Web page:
“Intelligence plus character——that is the goal of true education.”
Dr. Martin Luther King, Jr.
Recently here in the USA we observed Martin Luther King, Jr. Day. Always the third Monday in January close to the actual date of his birth on January 15th. With much embarrassment I admit that for most of my adult life this day was just a paid holiday at the beginning of every year.
I was born in 1963 so I don’t remember a lot about Dr. King. Everything I know about him was learned after he was already in the arms of Jesus.
Being part of a middle-class white family in the Pennsylvania countryside, the details of MLK’s fight for Civil Rights did not find its way onto my radar very often. However, I did understand firsthand the ugly root of perceived inequality and the need for Civil Rights ——prejudiced thinking and warped attitudes. I hated both of these.
In my local area, rabid name calling and condescending attitudes billowed into a thick ugly smog that poisoned the air we breathed. The anger seemed contagious. I never understood how you could look down on and hate someone you didn’t even know personally.
I do know one rock from which this nasty prejudice problem crawled out from under and slithered into my local world: lack of education.
The Great Depression necessitated many children to enter the labor force as young as eight years old or face starvation. This was the unfortunate lot of countless children born in the 1920s and 30s in Pennsylvania. Especially young boys were sent to work on farms to help support their large families. Scores of men who became fathers and local leaders during my upbringing experienced this lack of education in their past and never fully realized the truth of our big, beautiful world and its multi-faceted cultures.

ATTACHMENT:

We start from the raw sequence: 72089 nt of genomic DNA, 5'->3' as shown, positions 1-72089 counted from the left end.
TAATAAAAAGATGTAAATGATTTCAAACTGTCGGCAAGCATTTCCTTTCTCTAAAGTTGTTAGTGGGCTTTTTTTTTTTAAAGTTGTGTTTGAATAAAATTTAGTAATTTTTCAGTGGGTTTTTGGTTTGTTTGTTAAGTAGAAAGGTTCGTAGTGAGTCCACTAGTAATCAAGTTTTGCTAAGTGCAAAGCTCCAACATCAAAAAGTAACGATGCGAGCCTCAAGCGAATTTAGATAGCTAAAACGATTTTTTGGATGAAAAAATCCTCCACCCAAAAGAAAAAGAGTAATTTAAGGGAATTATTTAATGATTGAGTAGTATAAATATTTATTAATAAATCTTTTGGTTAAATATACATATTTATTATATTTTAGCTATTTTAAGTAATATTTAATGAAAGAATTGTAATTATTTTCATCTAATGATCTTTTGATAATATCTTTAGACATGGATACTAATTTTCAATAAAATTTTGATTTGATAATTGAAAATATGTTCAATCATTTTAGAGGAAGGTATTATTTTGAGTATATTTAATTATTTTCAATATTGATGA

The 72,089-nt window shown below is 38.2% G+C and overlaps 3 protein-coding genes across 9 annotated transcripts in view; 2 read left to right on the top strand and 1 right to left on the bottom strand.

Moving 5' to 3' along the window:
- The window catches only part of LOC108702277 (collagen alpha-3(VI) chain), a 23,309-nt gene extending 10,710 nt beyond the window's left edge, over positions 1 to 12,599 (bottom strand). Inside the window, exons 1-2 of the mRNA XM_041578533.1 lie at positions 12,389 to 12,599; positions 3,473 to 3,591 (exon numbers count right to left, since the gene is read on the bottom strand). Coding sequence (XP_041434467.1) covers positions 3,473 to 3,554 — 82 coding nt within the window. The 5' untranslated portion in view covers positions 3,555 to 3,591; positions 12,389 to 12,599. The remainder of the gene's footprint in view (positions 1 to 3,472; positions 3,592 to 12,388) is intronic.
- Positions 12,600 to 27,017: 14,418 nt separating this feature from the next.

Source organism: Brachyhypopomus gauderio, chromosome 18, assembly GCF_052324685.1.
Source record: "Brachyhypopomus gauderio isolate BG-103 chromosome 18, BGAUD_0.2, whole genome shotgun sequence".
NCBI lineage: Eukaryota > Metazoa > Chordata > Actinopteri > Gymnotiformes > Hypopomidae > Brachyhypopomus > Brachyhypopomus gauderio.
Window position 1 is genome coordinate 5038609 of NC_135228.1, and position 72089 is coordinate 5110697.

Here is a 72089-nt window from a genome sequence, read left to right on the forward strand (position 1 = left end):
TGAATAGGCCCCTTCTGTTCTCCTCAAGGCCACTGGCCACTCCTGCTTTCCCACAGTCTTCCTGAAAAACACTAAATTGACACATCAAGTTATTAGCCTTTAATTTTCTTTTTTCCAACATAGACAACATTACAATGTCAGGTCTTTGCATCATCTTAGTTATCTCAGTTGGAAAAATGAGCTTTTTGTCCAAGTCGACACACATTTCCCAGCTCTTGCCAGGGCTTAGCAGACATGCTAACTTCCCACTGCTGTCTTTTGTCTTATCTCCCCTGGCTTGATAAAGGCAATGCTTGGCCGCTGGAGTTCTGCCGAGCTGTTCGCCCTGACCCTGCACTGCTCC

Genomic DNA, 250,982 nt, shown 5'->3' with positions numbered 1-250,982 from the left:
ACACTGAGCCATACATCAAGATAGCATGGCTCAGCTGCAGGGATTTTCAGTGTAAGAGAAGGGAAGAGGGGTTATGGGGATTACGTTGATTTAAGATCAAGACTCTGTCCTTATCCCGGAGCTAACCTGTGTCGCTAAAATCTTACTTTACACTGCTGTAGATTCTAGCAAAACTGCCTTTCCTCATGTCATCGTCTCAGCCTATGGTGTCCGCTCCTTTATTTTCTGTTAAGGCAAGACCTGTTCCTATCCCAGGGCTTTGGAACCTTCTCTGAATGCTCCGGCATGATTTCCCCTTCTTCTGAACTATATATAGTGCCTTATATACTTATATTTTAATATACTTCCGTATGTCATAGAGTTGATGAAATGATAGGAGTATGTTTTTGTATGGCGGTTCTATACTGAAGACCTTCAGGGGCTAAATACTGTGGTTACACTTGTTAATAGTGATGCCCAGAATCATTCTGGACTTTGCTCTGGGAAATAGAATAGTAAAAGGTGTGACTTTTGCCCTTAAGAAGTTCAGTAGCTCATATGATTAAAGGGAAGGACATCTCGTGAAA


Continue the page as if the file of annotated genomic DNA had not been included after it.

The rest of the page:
As my dear husband often says, “they didn’t know what they didn’t know.” And so without education and lack of character molding on a stable home front, they learned to become hard workers with little understanding for anyone who seemed, thought, or appeared different.
In John 8:32 Jesus said “and you will know the truth, and the truth will set you free.” Now in this passage HE was teaching about the truth of salvation being in Himself alone. Without being taught about salvation they could not experience it.
There is freedom in truth. This principle laid out by Jesus hits so many areas of life including combatting prejudice. KNOWING the truth that our world was created intentionally with many varied, wonderful people groups with unique cultures, individual personalities, and differing opinions sets us free to respect and love each other.
Growing up in an environment where many leaders were infected with the pestilence of hatred, my odds of contracting the disease ran high. God only knows how I escaped the enslavement of a heart fettered by prejudice. I praise Him as I am reminded by this 2019 Martin Luther King Day that freedom from such an enslaving mindset needs to be guarded. If I fail to guard it I risk slowly compromising it and losing it without my realization. I must protect how I view the virtue of each individual lest I too become poisoned and chained by prejudice.
May it never be so and may we who are free from prejudice teach by our daily conduct those around us how to respect, appreciate and love all men by the grace of Almighty God!
“We must learn to live together as brothers or we will perish together as fools.”
Dr. Martin Luther King , Jr.
What are your thoughts on MLK Day? Share so we can learn from one another.
Shine on. . .